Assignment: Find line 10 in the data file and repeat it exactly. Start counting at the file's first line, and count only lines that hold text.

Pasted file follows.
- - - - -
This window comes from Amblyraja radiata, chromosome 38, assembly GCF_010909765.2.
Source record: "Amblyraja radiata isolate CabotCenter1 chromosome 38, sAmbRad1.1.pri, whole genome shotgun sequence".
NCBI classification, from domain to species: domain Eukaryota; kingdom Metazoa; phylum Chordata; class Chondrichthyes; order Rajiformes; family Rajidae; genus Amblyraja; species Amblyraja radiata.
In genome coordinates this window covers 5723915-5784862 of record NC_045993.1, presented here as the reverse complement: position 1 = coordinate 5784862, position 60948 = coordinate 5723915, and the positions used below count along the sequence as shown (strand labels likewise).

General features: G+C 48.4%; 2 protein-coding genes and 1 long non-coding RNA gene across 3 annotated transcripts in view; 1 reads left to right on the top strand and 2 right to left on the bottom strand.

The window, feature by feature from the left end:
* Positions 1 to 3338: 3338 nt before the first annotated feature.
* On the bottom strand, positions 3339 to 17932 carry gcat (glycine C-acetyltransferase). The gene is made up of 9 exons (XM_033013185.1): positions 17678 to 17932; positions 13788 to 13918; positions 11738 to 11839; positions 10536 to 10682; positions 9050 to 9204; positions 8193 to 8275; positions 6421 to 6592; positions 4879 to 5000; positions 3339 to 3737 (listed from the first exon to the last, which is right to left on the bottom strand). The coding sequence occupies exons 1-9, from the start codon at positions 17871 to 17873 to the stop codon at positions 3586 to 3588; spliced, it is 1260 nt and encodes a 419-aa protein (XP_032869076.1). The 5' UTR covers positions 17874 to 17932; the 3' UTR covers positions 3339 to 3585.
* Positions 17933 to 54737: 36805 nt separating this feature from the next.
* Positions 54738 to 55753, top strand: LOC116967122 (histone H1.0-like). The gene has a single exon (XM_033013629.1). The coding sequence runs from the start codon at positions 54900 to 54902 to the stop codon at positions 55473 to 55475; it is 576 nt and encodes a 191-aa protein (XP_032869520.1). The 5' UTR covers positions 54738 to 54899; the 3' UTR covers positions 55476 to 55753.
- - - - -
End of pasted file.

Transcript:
* Positions 54738 to 55753, top strand: LOC116967122 (histone H1.0-like). The gene has a single exon (XM_033013629.1). The coding sequence runs from the start codon at positions 54900 to 54902 to the stop codon at positions 55473 to 55475; it is 576 nt and encodes a 191-aa protein (XP_032869520.1). The 5' UTR covers positions 54738 to 54899; the 3' UTR covers positions 55476 to 55753.